ANIMALS
FUNNY
INSPIRING
LIFESTYLE
NEWS
PARENTING
RELATIONSHIPS
SCIENCE AND NATURE
WHOLESOME
WORK
Contact Us Privacy Policy Cookie Policy
© GOOD Worldwide Inc. All Rights Reserved.

Girl spends lockdown drawing messages of hope on her home wall: 'She draws to make people happy'

Five-year-old Eilidh's mom is an artist as well and even hand-makes chalk for the little girl to use.

Girl spends lockdown drawing messages of hope on her home wall: 'She draws to make people happy'
Image source: Facebook/artistchristinehilditch

Children are so full of energy that rarely do they want to sit indoors. The last year has been hard on families and especially children, considering they had to remain cooped up indoors because of the Coronavirus pandemic. Five-year-old Eilidh may not have seen her friends for a while but she used the lockdown to make an art project surrounding hope. She uses chalk to draw colorful messages of hope on her family’s garage door and they're going viral on the internet. Eilidh loves drawing on their black glossy garage door and has drawn something twice a week since April 2020 when the pandemic first became a full-blown crisis in many parts of the world, including Scotland, where she hails from. Eilidh has drawn various things ranging from mermaids to dolphins to Spiderman, and even dinosaurs, according to Good News Network. Hope is a constant theme in her work.



 

Christine Hilditch, Eilidh's mom, who's an artist herself, encourages the five-year-old to express herself. Eilidh used a small stool so she can reach the upper part of the garage door. Hilditch sometimes lends a helping hand if her daughter can't reach high up the door. Those in the neighborhood often stop to ask if the art is her work. The garage door is visible to those doing their daily walk and Eilidh constantly updates the wall with fresh artwork. “We live on a busy road and could see people doing their daily walk, and we thought we would give them something different to look at," said Christine, reported The Scotsman. “Everything was Eilidh’s idea. One day it was butterflies and bees, and the next it was dragons and sunflowers. It gave her confidence. She’s always had an interest in drawing and, like everyone else, she’d done a drawing of a rainbow and enjoyed doing that," said Christine. She has many fans in the neighborhood with a few even leaving chocolates outside their doorstep in Larbert, Falkirk, as encouragement. “She is just drawing outside to make people happy,” said her mother.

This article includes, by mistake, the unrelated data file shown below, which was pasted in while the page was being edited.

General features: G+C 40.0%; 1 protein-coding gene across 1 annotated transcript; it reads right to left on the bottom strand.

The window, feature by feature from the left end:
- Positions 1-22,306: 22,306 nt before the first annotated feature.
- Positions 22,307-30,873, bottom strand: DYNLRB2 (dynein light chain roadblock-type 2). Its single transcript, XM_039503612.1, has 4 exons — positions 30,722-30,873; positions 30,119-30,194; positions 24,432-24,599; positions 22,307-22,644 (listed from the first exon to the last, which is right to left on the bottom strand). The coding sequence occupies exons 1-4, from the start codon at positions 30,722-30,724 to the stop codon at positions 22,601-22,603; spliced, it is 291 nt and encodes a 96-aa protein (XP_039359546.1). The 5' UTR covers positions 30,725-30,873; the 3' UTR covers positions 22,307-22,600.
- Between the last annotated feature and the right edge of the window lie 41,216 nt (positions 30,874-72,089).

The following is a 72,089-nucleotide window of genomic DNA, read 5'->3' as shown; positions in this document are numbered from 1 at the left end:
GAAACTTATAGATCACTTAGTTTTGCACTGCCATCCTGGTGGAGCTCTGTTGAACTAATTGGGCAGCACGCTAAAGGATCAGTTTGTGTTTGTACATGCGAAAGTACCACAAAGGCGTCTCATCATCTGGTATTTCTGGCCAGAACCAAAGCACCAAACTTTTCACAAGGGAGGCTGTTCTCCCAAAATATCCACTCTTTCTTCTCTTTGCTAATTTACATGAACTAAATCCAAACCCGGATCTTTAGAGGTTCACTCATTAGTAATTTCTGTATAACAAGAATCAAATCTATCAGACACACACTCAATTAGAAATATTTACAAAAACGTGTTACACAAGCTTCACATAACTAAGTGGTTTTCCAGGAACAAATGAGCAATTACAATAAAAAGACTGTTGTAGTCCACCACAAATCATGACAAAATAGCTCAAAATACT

The five-year-old does whatever she fancies on the day. “Whatever comes into her head she does… It could be quite random, one week we had a fairytale as she had been learning about them at school so there was a fairy godmother and it began ‘Once upon a time’ and ended ‘Happily ever after,’ said her mother, Christine. She added that the five-year-old also likes to pick on what's happening around her. “She did poppies for Remembrance Day, and one for Valentines’ Day," added Christine. 



 

As Eilidh continued with her project, they ran out of chalk but instead of ordering more of it online, Christine started making them by herself. She used plaster of Paris, food coloring, poster paint, and flour to make chalk. They often scrub out old art to make way for new images. Christine said she has already worn out one broom by scrubbing down the garage. The artwork is usually washed away when it rains, but it becomes a new blank canvas for the five-year-old to start her next art work. 



 


During the lockdown, she broke her elbow in August, after flying off a roundabout in a playpark. She couldn't draw using her right arm but she started drawing with her left and turned ambidextrous. Christine said: “She was learning how to draw with her left hand, she just wanted to keep going. She was going into P1 [first grade] so she was really anxious about not being able to do stuff. Now she can write with her left hand as well as her right.” With vaccination helping ease the hold of the pandemic in the UK, Eilidh is now back in Larbert Village Primary School and loving it. 



 

More Stories on Upworthy